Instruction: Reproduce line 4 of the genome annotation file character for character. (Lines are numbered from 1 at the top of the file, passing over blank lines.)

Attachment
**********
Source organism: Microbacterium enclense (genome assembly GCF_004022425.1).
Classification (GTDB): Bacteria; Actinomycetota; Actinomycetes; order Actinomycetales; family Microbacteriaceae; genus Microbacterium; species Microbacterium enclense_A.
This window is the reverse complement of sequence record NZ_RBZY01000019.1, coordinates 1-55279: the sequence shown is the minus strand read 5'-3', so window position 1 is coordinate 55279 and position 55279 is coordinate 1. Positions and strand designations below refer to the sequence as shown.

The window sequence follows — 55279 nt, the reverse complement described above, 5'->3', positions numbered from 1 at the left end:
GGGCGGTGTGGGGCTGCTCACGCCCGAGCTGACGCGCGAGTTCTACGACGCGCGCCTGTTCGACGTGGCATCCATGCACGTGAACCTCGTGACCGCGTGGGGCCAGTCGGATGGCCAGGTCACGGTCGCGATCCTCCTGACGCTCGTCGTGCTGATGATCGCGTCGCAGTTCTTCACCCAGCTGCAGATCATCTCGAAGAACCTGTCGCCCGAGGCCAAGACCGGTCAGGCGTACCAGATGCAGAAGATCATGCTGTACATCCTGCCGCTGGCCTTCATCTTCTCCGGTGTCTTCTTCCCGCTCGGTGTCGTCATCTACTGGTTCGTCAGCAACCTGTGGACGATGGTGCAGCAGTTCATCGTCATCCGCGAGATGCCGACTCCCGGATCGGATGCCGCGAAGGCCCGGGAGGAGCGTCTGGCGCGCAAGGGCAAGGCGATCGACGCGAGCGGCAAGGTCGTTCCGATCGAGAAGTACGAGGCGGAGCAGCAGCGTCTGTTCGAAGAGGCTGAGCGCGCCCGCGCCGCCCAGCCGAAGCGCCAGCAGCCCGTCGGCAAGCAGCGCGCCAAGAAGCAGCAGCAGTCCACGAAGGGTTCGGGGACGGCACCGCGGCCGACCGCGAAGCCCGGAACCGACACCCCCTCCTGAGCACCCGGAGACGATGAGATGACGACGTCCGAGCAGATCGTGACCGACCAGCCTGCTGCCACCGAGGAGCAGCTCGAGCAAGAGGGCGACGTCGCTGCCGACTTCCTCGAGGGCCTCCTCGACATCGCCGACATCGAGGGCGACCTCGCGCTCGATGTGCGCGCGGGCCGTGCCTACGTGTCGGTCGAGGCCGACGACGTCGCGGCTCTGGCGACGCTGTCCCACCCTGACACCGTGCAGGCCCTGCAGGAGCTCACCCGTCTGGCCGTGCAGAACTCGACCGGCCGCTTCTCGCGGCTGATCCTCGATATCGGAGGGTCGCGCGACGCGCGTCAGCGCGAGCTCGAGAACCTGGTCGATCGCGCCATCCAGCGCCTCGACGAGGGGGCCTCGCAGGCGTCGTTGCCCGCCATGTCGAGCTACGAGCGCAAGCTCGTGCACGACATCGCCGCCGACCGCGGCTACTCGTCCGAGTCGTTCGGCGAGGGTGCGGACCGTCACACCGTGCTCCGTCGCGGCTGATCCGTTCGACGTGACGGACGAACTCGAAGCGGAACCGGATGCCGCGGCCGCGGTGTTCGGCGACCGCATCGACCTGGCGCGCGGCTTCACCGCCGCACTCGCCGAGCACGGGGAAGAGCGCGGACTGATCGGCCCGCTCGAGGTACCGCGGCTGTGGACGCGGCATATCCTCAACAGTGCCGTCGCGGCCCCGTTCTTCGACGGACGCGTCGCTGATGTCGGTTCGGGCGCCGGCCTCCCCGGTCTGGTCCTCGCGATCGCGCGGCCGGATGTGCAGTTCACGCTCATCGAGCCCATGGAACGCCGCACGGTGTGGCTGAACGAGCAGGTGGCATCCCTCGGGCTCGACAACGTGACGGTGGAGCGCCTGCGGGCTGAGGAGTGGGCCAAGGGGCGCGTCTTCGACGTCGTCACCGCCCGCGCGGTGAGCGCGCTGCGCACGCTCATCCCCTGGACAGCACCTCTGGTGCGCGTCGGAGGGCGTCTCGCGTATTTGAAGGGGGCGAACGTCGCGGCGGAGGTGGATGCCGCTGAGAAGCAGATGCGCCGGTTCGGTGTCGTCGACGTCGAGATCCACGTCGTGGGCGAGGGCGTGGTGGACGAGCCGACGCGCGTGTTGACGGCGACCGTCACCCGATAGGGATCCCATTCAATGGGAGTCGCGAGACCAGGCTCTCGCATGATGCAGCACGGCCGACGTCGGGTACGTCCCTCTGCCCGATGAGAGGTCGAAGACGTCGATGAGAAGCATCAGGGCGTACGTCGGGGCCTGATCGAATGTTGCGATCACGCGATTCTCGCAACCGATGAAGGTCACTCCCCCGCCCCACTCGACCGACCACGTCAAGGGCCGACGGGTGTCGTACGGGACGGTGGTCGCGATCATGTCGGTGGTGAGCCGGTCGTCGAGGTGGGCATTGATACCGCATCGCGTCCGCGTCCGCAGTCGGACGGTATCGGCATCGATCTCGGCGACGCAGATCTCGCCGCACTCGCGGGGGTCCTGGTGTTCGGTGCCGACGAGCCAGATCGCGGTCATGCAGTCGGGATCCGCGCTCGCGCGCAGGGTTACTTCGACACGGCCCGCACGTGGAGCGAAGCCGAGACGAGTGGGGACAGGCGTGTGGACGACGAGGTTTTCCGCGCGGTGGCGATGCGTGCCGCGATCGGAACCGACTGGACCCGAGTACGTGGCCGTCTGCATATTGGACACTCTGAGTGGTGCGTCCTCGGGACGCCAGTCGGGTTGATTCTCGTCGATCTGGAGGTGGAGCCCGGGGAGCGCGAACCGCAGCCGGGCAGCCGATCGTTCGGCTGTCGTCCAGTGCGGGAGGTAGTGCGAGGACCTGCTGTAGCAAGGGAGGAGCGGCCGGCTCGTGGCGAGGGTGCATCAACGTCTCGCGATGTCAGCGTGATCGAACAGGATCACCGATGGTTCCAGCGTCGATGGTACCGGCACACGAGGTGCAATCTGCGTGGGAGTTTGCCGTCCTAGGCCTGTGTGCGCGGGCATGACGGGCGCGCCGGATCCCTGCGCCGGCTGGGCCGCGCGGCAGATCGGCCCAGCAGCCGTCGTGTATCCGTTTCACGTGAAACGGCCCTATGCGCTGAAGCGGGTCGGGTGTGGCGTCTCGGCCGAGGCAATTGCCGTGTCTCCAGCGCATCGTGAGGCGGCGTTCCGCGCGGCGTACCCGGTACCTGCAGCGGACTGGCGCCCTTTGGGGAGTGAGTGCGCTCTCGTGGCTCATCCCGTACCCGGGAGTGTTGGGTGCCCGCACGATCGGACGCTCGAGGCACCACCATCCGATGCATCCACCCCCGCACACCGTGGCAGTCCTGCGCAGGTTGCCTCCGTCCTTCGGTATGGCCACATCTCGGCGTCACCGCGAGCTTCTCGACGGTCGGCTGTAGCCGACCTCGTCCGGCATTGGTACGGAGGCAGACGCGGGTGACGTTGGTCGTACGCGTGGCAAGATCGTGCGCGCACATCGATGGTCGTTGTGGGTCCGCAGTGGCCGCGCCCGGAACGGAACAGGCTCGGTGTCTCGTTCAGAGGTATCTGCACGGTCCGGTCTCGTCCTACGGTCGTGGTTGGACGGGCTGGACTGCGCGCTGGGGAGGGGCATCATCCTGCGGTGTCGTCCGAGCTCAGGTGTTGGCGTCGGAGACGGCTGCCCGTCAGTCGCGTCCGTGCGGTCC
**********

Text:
The window sequence follows — 55279 nt, the reverse complement described above, 5'->3', positions numbered from 1 at the left end: